Photo by Seriously Low Carb on Unsplash

Having been wheat free for over 20 years, one of the things I always missed was gluten-free hot cross buns. You can actually now buy these in the supermarkets (a total revelation). However it is one of those joys to be able to bake your own. They take time but it’s so worth it.

History of hot cross buns:

Traditionally these are a Good Friday food. The cross on them signifies the crucifixion of Jesus, which is remembered on this day. Whether you are a Christian or not, hot cross buns are now a staple food and I think a pretty fabulous snack. Best served warm with butter and jam, but these can also be sliced, filled and taken as a cold snack.

It is thought that thehot cross bun originates from St Albans in England, where in 1361, where a monk at St Albans Abbey called Brother Thomas Rodcliffe, created an ‘Alban Bun’. These were a fruit bun that were distributed to those in poverty on Good Friday.

Gluten-free hot cross buns 
Photo by <a href="">Seriously Low Carb</a> on <a href="">Unsplash</a>

Gluten-free hot cross bun notes:

  • Use a good quality gluten free flour that contains xanthum gum as this helps it all stick together. I love Doves Farm flour but there are so many others.
  • Don’t skimp on the rising time. Trust me I do not have a lot of patience and I’ve totally baked these babies too early. They are not as good.
  • Whilst you would knead normal hot cross buns, with these ones you don’t want to overmix them.
  • Experiment with flavours, I’m a total traditionalist but there are so many variations you can make!

Try these hot cross bun variations:

Whilst I love the traditional fruity hot cross buns you can make these your own flavours. Why not try:

  • Blueberry lemon using lemon zest and a handful of blueberries.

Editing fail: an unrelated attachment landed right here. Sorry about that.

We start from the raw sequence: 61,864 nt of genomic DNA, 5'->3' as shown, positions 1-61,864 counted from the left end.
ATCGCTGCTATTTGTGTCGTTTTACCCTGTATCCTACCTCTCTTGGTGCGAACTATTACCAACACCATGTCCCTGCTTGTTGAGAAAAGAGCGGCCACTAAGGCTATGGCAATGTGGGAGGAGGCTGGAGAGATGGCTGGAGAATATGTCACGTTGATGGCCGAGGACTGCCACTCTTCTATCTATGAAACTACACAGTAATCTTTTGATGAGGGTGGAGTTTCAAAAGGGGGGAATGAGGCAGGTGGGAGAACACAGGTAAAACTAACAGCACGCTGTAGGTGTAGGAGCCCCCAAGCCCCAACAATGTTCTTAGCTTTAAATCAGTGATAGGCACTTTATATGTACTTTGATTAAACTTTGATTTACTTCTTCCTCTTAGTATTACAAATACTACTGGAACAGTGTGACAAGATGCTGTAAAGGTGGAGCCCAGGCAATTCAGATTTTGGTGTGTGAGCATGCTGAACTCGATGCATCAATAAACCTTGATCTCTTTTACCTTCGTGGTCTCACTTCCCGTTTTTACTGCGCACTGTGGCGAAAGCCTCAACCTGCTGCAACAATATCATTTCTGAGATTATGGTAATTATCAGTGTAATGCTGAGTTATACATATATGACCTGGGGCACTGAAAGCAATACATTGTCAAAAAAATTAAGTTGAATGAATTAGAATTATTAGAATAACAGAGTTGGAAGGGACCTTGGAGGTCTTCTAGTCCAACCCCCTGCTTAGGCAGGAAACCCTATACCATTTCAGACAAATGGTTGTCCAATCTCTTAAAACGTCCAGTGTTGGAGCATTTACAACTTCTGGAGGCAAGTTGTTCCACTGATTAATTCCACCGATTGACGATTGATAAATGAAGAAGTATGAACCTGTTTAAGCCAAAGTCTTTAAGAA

• Chocolate and Spice hot cross buns
  • Jalapeno and Cheese (use some cheddar cheese and a sprinkle of jalapenos). Very unusual!
  • Cranberry and white chocoate. Switch the raisins in the recipe below for cranberries and add some white chocolate chips.
  • Chocolate hot cross buns. This recipe is gluten free and looks very chocolatey and tasty.
  • Apple and cinnamon. Grate an apple into the mixture and I promise you will love the combo.
  • Or try my fruity flapjack recipe!

Storage of gluten-free hot cross buns:

  • These fruity bins will keep best in an airtight container for 3 days. They also freeze well.
  • If you happen to have glut of hot cross buns then why not make a bread and butter pudding from them or use them for French toast. Simply dip into egg and cook in a frying pan for a delicious breakfast.
Hot cross bun on a white surface

Gluten Free Hot Cross Buns

Prep Time 10 minutes
Cook Time 20 minutes
Resting Time 3 hours
Total Time 3 hours 30 minutes
Course Snack


  • 500 g Gluten Free Flour with xanthum gum
  • 2 tsp yeast
  • 300 ml warm milk
  • 75 g caster sugar
  • 50 g marg
  • 1 egg


  • 1 tsp olive oil
  • zest 1 orange
  • 100 g sultanas
  • 1 tsp cinnamon
  • 1 tsp mixed spice
  • 1/2 grated nutmeg


  • Mix all the above together to make a dough, but don’t knead it.
  • Place into an oiled bowl, cover with cling film and leave to rise in a warm place, until almost doubles in size and springy to the touch. This takes anywhere from 20-60 mins.
  • Whilst it rises have a sit down, a cuppa and also mix together the second stage of ingredients, the filling.
  • Mix this fruity bunch into the dough and leave it to rise once more.
  • I left mine most of the afternoon. Leaving it longer than needed won’t harm it. Then shape into rounds, about 12, and get ready for the creative bit.
  • Mix a couple of tbsp of gluten free flour with a drizzle of water and mix to a thick paste. Pop into a piping back and pipe on your crosses.
Keyword Baking